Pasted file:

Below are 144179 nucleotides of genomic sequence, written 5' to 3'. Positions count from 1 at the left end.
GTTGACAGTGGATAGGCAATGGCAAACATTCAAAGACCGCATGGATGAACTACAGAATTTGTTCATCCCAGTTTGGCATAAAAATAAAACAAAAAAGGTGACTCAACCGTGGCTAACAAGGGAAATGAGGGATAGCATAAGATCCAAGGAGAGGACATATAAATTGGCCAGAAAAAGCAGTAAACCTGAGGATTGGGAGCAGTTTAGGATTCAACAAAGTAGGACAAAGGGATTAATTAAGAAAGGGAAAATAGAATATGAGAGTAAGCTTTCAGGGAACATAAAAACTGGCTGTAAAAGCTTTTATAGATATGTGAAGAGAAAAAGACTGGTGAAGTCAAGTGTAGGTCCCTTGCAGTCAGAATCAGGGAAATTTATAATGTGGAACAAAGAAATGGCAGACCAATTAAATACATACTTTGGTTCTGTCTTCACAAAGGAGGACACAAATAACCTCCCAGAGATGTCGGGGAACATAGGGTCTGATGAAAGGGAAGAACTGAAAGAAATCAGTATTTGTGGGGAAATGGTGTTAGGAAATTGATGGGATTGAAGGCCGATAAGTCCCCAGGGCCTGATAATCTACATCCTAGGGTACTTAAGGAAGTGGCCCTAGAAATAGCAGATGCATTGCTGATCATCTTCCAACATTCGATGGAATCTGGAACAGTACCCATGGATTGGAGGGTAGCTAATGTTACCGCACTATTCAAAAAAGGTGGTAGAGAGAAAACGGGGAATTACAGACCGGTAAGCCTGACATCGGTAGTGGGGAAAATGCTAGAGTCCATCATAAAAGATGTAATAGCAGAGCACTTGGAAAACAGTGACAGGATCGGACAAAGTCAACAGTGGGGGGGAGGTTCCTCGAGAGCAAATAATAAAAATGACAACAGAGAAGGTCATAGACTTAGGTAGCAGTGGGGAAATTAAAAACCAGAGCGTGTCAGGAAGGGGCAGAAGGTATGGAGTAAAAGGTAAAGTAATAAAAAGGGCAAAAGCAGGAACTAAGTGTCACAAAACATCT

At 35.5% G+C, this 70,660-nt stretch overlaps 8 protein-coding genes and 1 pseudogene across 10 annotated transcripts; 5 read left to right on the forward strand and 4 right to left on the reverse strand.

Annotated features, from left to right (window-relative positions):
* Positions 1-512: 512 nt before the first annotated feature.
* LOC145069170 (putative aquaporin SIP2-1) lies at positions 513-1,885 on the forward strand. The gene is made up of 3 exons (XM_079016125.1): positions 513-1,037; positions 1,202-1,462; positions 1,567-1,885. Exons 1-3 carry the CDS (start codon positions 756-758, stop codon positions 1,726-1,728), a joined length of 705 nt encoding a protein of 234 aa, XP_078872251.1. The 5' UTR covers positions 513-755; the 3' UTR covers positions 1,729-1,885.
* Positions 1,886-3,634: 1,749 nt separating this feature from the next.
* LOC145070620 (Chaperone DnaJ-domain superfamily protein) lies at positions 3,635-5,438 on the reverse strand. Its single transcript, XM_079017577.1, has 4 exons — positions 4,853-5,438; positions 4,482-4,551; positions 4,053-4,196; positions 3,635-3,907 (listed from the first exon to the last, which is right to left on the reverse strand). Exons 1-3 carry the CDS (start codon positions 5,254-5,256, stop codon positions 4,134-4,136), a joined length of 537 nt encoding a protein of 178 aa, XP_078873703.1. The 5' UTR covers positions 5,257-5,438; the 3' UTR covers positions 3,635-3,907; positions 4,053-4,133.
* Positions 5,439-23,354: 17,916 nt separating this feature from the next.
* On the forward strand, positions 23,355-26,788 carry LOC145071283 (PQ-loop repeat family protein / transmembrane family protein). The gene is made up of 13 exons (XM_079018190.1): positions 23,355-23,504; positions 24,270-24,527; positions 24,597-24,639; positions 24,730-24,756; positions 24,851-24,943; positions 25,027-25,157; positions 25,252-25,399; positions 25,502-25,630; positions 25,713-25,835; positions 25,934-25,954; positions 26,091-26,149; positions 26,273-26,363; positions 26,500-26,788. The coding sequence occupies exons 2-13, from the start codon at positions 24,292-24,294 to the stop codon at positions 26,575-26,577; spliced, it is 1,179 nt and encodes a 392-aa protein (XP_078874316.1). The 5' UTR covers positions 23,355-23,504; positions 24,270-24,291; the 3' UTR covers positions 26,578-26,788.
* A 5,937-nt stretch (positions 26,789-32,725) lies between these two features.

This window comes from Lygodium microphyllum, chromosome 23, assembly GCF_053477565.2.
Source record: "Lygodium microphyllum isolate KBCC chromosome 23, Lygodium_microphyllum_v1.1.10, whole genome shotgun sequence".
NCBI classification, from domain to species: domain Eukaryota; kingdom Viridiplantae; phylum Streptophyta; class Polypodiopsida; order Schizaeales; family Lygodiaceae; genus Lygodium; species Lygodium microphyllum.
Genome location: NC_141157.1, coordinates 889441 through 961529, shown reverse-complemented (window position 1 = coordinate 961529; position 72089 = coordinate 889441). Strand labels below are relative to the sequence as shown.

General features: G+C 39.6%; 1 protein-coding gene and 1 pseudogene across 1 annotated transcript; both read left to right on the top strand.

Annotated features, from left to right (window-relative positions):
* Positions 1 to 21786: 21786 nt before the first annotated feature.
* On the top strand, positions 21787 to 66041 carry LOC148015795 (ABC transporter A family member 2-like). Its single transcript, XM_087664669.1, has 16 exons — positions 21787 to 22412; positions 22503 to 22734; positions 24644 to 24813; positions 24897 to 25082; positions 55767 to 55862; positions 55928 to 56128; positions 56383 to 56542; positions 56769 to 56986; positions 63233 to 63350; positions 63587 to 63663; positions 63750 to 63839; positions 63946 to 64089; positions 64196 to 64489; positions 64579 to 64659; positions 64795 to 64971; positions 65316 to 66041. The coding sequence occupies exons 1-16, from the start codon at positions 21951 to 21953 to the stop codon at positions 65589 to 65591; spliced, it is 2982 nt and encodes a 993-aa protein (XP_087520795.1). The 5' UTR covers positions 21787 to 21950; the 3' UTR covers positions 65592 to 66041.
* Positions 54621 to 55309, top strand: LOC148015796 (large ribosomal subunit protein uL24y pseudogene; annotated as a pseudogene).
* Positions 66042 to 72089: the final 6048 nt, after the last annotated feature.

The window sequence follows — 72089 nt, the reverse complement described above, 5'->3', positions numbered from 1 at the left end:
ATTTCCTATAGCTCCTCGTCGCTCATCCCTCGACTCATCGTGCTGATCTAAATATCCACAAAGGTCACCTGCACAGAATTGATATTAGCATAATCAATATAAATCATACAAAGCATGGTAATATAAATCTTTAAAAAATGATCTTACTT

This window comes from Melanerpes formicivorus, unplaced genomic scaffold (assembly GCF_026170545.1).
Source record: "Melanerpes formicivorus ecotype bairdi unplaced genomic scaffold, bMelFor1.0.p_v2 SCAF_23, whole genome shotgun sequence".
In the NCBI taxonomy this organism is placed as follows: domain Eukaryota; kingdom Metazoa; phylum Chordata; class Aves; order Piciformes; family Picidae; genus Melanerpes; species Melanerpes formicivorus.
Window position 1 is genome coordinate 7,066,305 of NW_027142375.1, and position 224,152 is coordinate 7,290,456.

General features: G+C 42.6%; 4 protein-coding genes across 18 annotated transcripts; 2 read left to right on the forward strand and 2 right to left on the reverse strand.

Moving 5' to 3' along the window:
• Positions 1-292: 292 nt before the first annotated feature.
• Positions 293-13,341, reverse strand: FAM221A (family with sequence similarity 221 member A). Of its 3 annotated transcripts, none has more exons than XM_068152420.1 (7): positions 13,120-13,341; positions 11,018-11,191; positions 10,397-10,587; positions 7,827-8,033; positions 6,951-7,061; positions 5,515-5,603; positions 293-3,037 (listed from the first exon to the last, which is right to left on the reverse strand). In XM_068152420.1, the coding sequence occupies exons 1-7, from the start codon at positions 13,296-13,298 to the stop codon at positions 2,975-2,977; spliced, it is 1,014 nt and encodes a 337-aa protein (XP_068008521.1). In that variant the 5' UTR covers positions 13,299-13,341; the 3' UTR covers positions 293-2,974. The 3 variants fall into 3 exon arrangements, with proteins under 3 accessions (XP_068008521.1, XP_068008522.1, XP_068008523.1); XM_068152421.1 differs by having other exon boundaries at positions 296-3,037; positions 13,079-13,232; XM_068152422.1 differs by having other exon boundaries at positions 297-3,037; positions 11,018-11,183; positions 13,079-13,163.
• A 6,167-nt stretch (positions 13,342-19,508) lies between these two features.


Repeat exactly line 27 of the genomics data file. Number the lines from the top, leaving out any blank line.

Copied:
Window position 1 is genome coordinate 7,066,305 of NW_027142375.1, and position 224,152 is coordinate 7,290,456.